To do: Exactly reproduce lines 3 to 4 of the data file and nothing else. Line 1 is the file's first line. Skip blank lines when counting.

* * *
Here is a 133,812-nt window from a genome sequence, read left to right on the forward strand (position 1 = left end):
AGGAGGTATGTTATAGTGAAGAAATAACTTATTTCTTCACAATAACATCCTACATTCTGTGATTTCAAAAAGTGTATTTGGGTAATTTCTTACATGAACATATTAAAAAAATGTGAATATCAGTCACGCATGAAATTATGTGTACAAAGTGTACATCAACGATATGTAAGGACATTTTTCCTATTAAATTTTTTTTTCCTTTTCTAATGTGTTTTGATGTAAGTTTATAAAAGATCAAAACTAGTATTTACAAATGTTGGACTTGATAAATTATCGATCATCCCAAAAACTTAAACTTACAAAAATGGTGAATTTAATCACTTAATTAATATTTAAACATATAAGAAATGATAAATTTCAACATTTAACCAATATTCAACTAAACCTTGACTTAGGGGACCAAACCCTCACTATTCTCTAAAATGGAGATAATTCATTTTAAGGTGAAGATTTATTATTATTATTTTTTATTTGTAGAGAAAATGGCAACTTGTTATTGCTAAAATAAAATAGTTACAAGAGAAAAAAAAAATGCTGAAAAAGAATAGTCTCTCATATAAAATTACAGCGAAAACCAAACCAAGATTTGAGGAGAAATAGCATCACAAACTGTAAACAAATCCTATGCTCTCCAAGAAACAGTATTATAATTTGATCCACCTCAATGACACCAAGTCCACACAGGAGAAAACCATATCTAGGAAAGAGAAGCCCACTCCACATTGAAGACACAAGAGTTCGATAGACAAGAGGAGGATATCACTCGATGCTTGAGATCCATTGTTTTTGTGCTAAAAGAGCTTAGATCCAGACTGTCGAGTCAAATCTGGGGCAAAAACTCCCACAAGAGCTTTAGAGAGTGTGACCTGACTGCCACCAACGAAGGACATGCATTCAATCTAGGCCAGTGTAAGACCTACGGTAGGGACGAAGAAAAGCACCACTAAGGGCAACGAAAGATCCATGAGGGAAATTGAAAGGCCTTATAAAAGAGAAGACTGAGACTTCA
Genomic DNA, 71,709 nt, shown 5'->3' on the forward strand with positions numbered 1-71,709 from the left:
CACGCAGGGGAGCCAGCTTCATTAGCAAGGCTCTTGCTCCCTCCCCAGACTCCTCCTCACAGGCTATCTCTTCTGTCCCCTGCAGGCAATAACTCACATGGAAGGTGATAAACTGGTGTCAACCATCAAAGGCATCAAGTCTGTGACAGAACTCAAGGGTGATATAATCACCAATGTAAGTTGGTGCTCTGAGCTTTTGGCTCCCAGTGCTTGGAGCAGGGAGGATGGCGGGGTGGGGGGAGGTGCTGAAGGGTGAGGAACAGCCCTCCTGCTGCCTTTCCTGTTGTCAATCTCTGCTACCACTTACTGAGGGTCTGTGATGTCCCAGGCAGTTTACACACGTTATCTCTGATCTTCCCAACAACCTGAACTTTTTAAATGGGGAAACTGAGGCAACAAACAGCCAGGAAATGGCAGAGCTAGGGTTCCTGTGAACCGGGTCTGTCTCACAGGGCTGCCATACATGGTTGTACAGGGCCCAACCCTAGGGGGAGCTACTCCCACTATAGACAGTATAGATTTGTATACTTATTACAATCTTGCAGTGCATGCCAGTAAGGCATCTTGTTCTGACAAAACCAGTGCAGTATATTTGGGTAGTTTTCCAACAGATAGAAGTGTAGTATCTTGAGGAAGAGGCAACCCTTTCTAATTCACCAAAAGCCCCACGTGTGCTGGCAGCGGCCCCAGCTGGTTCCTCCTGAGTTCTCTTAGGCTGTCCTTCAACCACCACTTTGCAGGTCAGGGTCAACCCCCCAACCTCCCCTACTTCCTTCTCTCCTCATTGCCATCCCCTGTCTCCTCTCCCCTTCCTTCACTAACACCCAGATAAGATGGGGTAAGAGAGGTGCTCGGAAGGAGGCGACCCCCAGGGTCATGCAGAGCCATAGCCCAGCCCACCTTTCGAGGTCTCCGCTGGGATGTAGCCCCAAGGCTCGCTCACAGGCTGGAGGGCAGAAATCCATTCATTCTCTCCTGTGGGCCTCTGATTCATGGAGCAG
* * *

Genomic DNA, 71,709 nt, shown 5'->3' on the forward strand with positions numbered 1-71,709 from the left:
CACGCAGGGGAGCCAGCTTCATTAGCAAGGCTCTTGCTCCCTCCCCAGACTCCTCCTCACAGGCTATCTCTTCTGTCCCCTGCAGGCAATAACTCACATGGAAGGTGATAAACTGGTGTCAACCATCAAAGGCATCAAGTCTGTGACAGAACTCAAGGGTGATATAATCACCAATGTAAGTTGGTGCTCTGAGCTTTTGGCTCCCAGTGCTTGGAGCAGGGAGGATGGCGGGGTGGGGGGAGGTGCTGAAGGGTGAGGAACAGCCCTCCTGCTGCCTTTCCTGTTGTCAATCTCTGCTACCACTTACTGAGGGTCTGTGATGTCCCAGGCAGTTTACACACGTTATCTCTGATCTTCCCAACAACCTGAACTTTTTAAATGGGGAAACTGAGGCAACAAACAGCCAGGAAATGGCAGAGCTAGGGTTCCTGTGAACCGGGTCTGTCTCACAGGGCTGCCATACATGGTTGTACAGGGCCCAACCCTAGGGGGAGCTACTCCCACTATAGACAGTATAGATTTGTATACTTATTACAATCTTGCAGTGCATGCCAGTAAGGCATCTTGTTCTGACAAAACCAGTGCAGTATATTTGGGTAGTTTTCCAACAGATAGAAGTGTAGTATCTTGAGGAAGAGGCAACCCTTTCTAATTCACCAAAAGCCCCACGTGTGCTGGCAGCGGCCCCAGCTGGTTCCTCCTGAGTTCTCTTAGGCTGTCCTTCAACCACCACTTTGCAGGTCAGGGTCAACCCCCCAACCTCCCCTACTTCCTTCTCTCCTCATTGCCATCCCCTGTCTCCTCTCCCCTTCCTTCACTAACACCCAGATAAGATGGGGTAAGAGAGGTGCTCGGAAGGAGGCGACCCCCAGGGTCATGCAGAGCCATAGCCCAGCCCACCTTTCGAGGTCTCCGCTGGGATGTAGCCCCAAGGCTCGCTCACAGGCTGGAGGGCAGAAATCCATTCATTCTCTCCTGTGGGCCTCTGATTCATGGAGCAG